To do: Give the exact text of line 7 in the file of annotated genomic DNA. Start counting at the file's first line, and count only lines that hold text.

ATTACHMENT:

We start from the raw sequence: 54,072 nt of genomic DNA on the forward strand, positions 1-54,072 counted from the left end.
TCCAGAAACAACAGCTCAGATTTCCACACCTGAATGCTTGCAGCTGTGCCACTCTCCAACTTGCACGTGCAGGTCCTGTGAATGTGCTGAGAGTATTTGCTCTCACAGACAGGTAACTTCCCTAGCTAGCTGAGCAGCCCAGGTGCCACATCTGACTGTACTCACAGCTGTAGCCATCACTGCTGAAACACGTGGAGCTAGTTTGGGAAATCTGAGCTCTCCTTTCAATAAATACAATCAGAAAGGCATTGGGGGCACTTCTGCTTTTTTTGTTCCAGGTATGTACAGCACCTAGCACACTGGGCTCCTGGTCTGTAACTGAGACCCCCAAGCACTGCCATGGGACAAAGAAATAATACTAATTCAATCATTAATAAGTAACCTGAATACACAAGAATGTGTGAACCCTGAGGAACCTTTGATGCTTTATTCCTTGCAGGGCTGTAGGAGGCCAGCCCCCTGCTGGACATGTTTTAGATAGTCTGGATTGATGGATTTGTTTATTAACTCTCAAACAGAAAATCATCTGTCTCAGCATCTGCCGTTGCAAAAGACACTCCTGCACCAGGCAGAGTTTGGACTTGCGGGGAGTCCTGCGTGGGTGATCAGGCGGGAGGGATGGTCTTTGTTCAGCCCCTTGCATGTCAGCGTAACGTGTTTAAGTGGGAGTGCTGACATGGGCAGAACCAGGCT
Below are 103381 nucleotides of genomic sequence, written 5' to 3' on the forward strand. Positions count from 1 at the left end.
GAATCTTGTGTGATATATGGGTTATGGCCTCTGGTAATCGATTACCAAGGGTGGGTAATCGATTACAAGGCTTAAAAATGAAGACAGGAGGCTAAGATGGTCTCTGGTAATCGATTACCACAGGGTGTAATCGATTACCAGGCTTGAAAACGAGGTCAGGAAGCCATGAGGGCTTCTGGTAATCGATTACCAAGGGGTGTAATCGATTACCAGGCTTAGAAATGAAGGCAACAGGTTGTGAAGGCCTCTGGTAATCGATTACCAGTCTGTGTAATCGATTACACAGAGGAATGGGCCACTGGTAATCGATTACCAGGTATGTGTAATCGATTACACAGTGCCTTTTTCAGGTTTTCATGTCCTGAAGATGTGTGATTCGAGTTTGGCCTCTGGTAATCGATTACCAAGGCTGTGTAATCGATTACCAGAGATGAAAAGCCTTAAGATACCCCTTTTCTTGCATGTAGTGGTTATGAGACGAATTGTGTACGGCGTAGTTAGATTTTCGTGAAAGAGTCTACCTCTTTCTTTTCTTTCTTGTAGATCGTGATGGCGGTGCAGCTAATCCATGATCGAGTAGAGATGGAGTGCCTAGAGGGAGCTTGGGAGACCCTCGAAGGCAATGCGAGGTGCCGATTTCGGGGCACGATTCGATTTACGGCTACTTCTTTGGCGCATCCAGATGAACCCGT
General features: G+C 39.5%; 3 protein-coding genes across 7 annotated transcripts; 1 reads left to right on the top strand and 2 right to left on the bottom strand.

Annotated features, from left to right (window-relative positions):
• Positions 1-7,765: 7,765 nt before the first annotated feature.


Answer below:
• Positions 1-7,765: 7,765 nt before the first annotated feature.